“I had two white kids,” she says. “Chris and Hope. They were my neighbors on Almond Street. Hope was a girl. Chris was a boy. Hope was older. They were 4 or 5. Their mother and father lived on our street. She started messing with this black guy, and she left. Well anyway, [their father] had to work, he had nobody to take care of the kids. I told him bring the kids on, I’ll take care of the kids. So then they started staying at my house. And finally he took them, he took them back to his parents. Four, five, six, seven, eight kids, nine kids. But I always had kids staying at my house, even the kids in the neighborhood. When they had problems with their parents they’d come to my house, I had to straighten everything out.”
Camden fell into grim decline in the 1960s as industries that had once provided employment, including a shipyard that at its height provided 36,000 jobs, packed up and left. The riots in August 1971 dealt Camden a near-fatal blow. The word spread among African-Americans as the city erupted that they should hang something red in their windows if they wanted their homes spared from arson attacks. Lolly immediately informed her white neighbors to hang red in their windows to save their homes.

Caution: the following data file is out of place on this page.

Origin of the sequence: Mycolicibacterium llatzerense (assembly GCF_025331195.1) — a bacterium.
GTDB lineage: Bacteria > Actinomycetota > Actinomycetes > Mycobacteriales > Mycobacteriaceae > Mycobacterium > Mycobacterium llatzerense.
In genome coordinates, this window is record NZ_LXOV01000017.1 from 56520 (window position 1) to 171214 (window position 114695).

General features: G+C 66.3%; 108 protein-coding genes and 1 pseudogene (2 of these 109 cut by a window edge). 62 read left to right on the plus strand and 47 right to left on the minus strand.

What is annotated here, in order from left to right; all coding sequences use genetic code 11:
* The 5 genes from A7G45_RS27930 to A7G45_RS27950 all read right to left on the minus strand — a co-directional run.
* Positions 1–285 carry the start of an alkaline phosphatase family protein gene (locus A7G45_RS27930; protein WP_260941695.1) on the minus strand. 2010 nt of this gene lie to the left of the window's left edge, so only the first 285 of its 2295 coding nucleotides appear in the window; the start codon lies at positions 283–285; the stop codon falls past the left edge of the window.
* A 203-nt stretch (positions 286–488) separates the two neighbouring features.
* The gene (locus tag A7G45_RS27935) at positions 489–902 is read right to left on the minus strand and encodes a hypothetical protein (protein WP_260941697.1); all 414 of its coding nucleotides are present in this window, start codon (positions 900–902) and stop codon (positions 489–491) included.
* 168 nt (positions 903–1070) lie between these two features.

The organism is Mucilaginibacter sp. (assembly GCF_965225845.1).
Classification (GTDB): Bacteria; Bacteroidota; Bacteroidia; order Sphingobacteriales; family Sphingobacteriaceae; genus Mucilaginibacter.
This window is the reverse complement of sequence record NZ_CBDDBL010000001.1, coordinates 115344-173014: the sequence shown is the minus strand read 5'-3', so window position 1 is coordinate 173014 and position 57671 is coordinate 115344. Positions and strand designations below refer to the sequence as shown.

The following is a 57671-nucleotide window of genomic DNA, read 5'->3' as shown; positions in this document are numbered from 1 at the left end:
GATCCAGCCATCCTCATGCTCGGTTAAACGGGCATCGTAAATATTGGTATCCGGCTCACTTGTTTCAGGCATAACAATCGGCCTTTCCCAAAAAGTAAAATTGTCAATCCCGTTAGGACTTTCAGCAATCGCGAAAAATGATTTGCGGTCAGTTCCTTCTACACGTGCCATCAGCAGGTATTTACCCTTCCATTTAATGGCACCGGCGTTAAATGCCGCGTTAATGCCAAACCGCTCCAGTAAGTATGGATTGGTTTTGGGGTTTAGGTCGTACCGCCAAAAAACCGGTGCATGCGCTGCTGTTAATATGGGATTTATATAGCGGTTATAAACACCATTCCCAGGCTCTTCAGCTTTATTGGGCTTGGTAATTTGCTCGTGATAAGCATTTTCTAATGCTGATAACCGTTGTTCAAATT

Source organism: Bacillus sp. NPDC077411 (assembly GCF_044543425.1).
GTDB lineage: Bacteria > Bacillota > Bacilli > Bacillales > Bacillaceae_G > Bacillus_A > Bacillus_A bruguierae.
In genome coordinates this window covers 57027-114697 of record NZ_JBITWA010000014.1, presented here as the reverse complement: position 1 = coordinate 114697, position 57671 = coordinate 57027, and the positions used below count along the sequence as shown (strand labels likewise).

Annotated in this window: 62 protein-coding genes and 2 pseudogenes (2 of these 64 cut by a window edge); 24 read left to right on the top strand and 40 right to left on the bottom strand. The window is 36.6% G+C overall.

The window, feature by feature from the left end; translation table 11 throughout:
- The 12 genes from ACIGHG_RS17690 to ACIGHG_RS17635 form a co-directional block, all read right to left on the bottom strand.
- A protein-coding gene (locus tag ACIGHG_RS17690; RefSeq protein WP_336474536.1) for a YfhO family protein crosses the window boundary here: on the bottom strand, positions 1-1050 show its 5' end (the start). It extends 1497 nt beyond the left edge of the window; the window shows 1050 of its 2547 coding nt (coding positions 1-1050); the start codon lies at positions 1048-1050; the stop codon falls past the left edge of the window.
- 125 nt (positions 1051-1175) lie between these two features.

“My brother came into the house, and told me, put red in the window because they’re going to firebomb the house,” Lolly says. “I said, ‘Oh my goodness! Oh, my goodness!’ I went across the street and I told my friend Gigi, ‘Look, y’all gotta put some red in the window.’ I said, ‘Y’all can’t tell nobody where you heard from, because they gonna kill me, you know.’ So they put [up a] red Christmas sock. I put my brother’s red underwear. I go tape [it] in my window, tape in my window.”
“Stores moved out” in the aftermath of the riots, Lilly says. “J.C. Penney left. … Five-and-10 closed up downtown. … All the supermarkets, we had Acme, we have an Acme no more.”
“Everything is gone,” she adds. “Camden went downhill.”
This article was originally posted on Truthdig.